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August 2016, Volume 66, Issue 8

Letter to the Editor

EVLA: A modern approach for varicose veins

Ahsan Zil-E-Ali  ( Department of Surgery, Fatima Memorial Hospital, Lahore. )

Madam, varicose veins are the tortuous, widened veins with incompetency veins causing reflux of blood usually in lower extremities and is the first symptom of venous insufficiency that can lead to long term blood stasis with pain, oedema, skin changes, thrombosis and ulceration.The condition has almost a prevalence of 5% to 30% and is more common amongst the female population. It is multifactorial disease involving positive family history, pregnancy, lifestyle, smoking, obesity etc.1 In Pakistan, the conventional approach is still in practice to treat this ailment that includes ligation stripping or sclerotherapy. Endovenous laser ablation (EVLA) is a novel plan which started in 2004 and since then has outweighed the benefits of venefit procedure, stripping methods, sclerotherapy and also prevented the recurrence from these older methods.2
EVLA works on the principles of thermodynamics which shrinks the leg veins irreversibly preventing recurrence of varicosity. The procedure involves heating of the vein wall and peri-venular tissue through a laser fiber inserted in the vein by locating the site through ultrasound. Ideally, the temperature is maintained at 85°C, adequate to achieve therapeutic effect with nearly no extra tissue compensation. An additive affect is through heat conduction in blood that shrinks the collagen of the veins and eventually obliterates the lumen.3 The energy transfers approximately 80 to 100joules/cm with no more than consumption of 12-14 watts by the device which is remarkably economical. With variable venular tissue texture and thickness observed on ultrasound, the transferring energy can be adjusted.4 It was also established that EVLA is more cost effective than its relative options, psychologically more promising for the patients and with minimal side effects. EVLA also outweighs the benefits, effectiveness and the quality of life of patient from radiofrequency ablation and ultrasound guided foam sclerotherapy.5 The procedure does not take more than 28 minutes with 40 minutes of general anaesthesia time, which is further reduced by simple tumescent anaesthesia (N20/02) and all the patients are discharged on the same day. There are no specific precautions to be practiced after it.6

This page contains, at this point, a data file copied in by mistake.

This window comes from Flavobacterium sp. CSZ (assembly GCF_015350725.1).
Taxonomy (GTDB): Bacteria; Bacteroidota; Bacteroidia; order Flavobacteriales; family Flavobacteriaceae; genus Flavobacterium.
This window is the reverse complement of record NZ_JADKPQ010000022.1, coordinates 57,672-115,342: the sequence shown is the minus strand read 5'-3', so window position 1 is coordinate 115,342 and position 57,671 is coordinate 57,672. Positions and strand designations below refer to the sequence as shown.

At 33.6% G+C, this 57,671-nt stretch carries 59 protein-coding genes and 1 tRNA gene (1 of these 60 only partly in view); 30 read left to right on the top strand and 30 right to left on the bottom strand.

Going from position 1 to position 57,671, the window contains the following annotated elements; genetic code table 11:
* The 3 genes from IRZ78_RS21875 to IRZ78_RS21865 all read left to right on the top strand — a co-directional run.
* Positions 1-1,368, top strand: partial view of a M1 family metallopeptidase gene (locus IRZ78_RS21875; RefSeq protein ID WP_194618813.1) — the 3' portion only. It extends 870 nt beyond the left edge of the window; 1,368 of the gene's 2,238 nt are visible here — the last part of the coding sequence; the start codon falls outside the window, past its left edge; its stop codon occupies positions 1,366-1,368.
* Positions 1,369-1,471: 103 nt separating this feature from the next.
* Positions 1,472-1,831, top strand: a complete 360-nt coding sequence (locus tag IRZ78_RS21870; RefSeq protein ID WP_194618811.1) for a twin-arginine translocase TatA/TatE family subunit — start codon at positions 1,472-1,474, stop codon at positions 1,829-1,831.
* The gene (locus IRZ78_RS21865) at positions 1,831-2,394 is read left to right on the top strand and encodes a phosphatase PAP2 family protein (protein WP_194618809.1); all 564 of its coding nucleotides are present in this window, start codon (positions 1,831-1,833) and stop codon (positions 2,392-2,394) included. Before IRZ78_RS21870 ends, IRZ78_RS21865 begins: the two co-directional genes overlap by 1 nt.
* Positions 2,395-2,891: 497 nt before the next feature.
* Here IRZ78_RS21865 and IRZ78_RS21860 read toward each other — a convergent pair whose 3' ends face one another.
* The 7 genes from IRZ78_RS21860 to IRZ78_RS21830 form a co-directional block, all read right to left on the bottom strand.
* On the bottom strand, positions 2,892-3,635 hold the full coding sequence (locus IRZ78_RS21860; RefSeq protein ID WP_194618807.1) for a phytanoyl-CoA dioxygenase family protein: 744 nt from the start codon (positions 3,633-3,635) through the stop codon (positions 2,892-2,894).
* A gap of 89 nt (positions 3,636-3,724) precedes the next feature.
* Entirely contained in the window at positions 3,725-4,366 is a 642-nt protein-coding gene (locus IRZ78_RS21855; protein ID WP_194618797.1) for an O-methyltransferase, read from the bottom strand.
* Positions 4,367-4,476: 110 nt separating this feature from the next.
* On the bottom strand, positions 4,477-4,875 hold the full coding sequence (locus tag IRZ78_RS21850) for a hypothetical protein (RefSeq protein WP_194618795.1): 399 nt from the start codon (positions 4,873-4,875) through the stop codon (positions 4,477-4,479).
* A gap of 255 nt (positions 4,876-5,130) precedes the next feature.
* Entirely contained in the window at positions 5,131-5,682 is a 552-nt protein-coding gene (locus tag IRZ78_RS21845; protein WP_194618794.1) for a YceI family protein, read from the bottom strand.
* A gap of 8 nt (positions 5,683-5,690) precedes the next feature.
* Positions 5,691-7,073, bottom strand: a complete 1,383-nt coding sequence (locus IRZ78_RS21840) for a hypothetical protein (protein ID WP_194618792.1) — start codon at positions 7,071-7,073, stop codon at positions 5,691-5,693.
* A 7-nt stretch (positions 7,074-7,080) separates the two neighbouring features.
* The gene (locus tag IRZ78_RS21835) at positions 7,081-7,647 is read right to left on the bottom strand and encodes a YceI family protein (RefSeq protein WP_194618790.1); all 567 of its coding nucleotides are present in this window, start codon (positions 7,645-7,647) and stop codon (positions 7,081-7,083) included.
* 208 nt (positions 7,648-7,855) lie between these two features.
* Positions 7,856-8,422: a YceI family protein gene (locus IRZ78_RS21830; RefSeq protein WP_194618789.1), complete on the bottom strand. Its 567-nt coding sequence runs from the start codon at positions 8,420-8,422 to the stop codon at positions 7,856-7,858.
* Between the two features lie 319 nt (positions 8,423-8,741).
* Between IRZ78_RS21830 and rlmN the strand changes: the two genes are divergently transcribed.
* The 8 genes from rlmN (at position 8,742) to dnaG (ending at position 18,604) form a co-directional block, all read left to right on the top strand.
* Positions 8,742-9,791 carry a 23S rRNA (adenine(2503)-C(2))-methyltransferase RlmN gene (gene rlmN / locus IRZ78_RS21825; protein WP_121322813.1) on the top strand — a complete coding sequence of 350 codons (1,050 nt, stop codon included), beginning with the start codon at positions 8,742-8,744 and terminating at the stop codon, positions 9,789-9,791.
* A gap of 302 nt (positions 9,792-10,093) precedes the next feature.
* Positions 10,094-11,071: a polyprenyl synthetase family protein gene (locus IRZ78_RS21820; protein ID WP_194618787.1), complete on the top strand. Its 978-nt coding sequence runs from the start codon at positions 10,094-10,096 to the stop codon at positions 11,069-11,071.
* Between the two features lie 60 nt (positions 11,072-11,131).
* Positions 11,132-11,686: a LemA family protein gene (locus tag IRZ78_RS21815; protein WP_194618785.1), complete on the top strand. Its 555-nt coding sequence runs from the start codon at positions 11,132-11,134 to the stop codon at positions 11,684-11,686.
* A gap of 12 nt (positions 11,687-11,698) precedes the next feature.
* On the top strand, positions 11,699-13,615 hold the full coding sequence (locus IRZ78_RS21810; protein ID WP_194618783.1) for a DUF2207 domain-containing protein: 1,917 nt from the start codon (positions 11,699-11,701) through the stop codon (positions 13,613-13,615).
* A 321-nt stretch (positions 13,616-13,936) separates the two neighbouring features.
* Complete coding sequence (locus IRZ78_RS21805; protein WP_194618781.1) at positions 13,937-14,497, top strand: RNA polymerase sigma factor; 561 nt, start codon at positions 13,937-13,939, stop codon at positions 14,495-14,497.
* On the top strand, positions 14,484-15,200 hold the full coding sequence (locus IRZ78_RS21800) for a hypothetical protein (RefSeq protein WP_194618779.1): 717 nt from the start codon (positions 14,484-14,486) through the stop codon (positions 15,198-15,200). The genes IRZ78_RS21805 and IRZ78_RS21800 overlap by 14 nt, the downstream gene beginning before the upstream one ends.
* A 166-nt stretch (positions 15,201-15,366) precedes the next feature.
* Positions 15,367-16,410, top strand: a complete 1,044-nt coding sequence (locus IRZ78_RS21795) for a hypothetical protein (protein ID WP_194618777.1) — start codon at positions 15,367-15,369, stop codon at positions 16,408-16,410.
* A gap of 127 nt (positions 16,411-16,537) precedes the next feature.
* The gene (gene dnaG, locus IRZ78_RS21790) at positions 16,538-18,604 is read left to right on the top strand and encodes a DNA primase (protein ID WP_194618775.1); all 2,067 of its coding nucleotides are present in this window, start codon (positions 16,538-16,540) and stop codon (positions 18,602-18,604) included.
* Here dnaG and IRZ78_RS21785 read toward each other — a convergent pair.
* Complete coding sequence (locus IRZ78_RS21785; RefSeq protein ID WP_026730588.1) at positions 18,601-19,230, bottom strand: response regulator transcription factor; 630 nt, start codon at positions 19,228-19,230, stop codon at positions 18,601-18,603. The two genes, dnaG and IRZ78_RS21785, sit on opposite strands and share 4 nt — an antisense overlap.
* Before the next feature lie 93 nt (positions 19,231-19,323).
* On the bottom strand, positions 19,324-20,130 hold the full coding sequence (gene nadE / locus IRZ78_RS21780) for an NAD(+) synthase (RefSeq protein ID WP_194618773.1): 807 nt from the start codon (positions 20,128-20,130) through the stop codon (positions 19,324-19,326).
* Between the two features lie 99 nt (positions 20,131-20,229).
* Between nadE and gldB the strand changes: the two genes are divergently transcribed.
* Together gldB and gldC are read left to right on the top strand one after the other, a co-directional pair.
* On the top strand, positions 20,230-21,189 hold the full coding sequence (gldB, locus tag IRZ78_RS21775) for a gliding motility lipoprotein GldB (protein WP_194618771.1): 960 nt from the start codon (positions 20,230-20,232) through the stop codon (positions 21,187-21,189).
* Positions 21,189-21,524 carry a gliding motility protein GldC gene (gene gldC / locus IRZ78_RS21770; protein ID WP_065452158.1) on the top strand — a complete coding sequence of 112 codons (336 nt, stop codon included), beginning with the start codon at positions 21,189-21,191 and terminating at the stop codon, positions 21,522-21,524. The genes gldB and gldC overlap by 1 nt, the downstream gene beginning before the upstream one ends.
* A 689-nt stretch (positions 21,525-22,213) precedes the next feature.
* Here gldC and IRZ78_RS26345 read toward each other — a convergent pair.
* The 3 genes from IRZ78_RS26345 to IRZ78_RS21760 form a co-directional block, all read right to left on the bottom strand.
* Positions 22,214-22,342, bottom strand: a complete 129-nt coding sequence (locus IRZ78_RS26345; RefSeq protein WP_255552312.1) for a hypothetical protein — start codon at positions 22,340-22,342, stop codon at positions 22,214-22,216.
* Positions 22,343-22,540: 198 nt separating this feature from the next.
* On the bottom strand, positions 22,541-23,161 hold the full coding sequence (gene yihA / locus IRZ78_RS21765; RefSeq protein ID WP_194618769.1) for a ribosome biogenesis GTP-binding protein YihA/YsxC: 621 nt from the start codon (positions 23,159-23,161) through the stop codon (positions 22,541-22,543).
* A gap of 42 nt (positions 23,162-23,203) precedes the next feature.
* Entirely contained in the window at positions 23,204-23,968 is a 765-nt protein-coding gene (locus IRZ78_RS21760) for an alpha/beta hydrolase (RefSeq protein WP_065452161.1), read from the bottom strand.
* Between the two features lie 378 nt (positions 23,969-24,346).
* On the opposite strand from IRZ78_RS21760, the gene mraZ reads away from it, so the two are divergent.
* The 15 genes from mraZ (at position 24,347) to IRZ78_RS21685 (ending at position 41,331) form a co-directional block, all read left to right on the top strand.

EVLA can easily be done in local anaesthesia and with lesser surgical staff. The approach does not require long inpatient services or hospital stays that reduces the medical workforce and exposure to nosocomial infections. This is the cutting edge technique of this field and is considered a walk-in procedure with all the potentials to become the leading choice of the vascular surgery practitioners and the patients in treating the varicose veins in our country.
There could be multifactorial explanations that EVLA is still not in practice in Pakistan. One is that there are only two fellowship programmes of vascular surgery in the country which started in 2015 and are naïve to introduce such modern approaches. The importing of equipment, quality assurance of surgical units, machine handling and trained technicians to handle the device are other series of hurdles in bringing it in practice. A hands-on clinical training for general surgeons by a foreign vascular surgery programme, training of technicians and investment in the machinery may change the practice of vein care in our country.

Disclaimer: None.

Conflict of Interest: None.

Funding Disclosure: None.

1. Eberhardt RT, Raffetto JD. Chronic venous insufficiency. Circulation. 2005; 111:2398-409.
2. Theivacumar NS, Gough MJ. Endovenous laser ablation (EVLA) to treat recurrent varicose veins. Eur J VascEndovasc Surg. 2011; 4:691-6.
3. van Ruijven PW, Poluektova AA, van Gemert MJ, Neumann HA, Nijsten T, van der Geld CW. Optical-thermal mathematical model for Endovenous laser ablation of varicose veins. Lasers Med Sci.2014; 29:431-9.
4. Niedzwiecki G. Endovenous Thermal Ablation of the Saphenous Vein. SeminInterventRadiol. 2005; 22:204-8.
5. van den Bos R, Arends L, Kockaert M, Neumann M, Nijsten T. Endovenous therapies of lower extremity varicosities: a meta-analysis. J Vasc Surg. 2009; 49:230-9.
6. Meier TO, Jacomella V, Clemens RK, Amann-Vesti B. Nitrous oxide/oxygen inhalation provides effective analgesia during the administration of tumescent local anaesthesia for endovenous laser ablation.Vasa. 2015; 44:473-8.

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